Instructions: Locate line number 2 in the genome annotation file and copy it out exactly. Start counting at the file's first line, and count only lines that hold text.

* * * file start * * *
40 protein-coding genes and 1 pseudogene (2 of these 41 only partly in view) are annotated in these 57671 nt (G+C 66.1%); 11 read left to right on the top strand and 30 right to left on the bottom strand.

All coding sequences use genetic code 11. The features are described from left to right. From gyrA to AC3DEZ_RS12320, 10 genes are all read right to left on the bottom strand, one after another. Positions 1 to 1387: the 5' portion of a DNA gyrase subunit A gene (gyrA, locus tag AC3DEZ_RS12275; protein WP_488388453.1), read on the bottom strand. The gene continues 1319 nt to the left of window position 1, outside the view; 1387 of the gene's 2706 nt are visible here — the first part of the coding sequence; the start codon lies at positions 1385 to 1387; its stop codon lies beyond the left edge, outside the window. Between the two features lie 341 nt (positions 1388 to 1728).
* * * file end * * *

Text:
All coding sequences use genetic code 11. The features are described from left to right. From gyrA to AC3DEZ_RS12320, 10 genes are all read right to left on the bottom strand, one after another. Positions 1 to 1387: the 5' portion of a DNA gyrase subunit A gene (gyrA, locus tag AC3DEZ_RS12275; protein WP_488388453.1), read on the bottom strand. The gene continues 1319 nt to the left of window position 1, outside the view; 1387 of the gene's 2706 nt are visible here — the first part of the coding sequence; the start codon lies at positions 1385 to 1387; its stop codon lies beyond the left edge, outside the window. Between the two features lie 341 nt (positions 1388 to 1728).